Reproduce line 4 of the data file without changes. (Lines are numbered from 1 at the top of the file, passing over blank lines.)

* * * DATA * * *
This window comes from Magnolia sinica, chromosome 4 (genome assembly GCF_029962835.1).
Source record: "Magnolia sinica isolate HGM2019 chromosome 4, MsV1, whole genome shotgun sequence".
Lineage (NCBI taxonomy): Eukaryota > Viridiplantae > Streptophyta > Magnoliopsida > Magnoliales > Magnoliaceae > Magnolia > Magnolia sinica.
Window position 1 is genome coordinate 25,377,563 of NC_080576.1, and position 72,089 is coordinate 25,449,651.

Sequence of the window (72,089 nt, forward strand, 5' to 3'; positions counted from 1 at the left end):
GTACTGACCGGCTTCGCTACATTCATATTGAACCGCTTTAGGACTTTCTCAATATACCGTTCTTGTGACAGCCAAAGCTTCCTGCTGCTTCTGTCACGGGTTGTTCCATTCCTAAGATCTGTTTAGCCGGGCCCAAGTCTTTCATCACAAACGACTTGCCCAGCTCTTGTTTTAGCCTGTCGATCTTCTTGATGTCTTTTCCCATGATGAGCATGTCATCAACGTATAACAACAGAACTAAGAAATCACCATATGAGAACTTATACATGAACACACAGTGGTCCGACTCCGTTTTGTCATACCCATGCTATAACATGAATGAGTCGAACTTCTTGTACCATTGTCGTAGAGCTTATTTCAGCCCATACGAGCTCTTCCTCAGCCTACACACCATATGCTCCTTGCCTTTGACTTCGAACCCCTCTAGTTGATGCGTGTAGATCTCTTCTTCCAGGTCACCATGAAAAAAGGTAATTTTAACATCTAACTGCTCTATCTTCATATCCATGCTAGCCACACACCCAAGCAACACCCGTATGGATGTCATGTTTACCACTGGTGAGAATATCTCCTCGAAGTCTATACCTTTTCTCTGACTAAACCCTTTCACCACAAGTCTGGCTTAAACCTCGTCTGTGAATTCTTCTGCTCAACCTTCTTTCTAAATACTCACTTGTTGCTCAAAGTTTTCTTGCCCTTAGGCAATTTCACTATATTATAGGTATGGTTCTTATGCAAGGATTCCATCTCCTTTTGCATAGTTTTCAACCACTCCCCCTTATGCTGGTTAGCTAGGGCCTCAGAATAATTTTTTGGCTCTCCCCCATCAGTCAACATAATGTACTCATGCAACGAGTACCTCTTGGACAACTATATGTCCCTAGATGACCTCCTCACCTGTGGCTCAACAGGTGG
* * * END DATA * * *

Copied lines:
Window position 1 is genome coordinate 25,377,563 of NC_080576.1, and position 72,089 is coordinate 25,449,651.